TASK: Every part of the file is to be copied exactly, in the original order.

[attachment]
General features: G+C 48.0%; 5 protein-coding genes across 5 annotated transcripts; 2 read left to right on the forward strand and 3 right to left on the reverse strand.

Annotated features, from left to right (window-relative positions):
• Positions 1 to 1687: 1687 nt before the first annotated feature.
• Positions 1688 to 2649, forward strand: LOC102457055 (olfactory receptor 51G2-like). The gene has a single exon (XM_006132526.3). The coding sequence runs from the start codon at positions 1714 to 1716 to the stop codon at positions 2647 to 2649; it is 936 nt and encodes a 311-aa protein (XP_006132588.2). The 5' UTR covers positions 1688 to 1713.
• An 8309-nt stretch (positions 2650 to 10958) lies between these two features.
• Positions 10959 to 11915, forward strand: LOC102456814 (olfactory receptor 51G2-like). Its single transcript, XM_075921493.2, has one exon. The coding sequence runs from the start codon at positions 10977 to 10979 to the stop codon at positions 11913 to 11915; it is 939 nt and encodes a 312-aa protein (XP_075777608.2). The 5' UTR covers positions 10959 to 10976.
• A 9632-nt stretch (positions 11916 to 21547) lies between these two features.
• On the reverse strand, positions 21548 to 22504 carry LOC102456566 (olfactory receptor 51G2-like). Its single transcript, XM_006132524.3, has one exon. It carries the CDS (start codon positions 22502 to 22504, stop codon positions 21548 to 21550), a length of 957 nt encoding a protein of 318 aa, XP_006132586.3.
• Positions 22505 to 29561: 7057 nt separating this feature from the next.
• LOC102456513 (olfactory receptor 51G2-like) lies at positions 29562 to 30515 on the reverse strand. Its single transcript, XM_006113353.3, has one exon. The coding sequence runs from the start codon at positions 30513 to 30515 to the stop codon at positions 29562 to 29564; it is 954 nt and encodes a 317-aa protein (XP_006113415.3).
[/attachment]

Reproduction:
General features: G+C 48.0%; 5 protein-coding genes across 5 annotated transcripts; 2 read left to right on the forward strand and 3 right to left on the reverse strand.

Annotated features, from left to right (window-relative positions):
• Positions 1 to 1687: 1687 nt before the first annotated feature.
• Positions 1688 to 2649, forward strand: LOC102457055 (olfactory receptor 51G2-like). The gene has a single exon (XM_006132526.3). The coding sequence runs from the start codon at positions 1714 to 1716 to the stop codon at positions 2647 to 2649; it is 936 nt and encodes a 311-aa protein (XP_006132588.2). The 5' UTR covers positions 1688 to 1713.
• An 8309-nt stretch (positions 2650 to 10958) lies between these two features.
• Positions 10959 to 11915, forward strand: LOC102456814 (olfactory receptor 51G2-like). Its single transcript, XM_075921493.2, has one exon. The coding sequence runs from the start codon at positions 10977 to 10979 to the stop codon at positions 11913 to 11915; it is 939 nt and encodes a 312-aa protein (XP_075777608.2). The 5' UTR covers positions 10959 to 10976.
• A 9632-nt stretch (positions 11916 to 21547) lies between these two features.
• On the reverse strand, positions 21548 to 22504 carry LOC102456566 (olfactory receptor 51G2-like). Its single transcript, XM_006132524.3, has one exon. It carries the CDS (start codon positions 22502 to 22504, stop codon positions 21548 to 21550), a length of 957 nt encoding a protein of 318 aa, XP_006132586.3.
• Positions 22505 to 29561: 7057 nt separating this feature from the next.
• LOC102456513 (olfactory receptor 51G2-like) lies at positions 29562 to 30515 on the reverse strand. Its single transcript, XM_006113353.3, has one exon. The coding sequence runs from the start codon at positions 30513 to 30515 to the stop codon at positions 29562 to 29564; it is 954 nt and encodes a 317-aa protein (XP_006113415.3).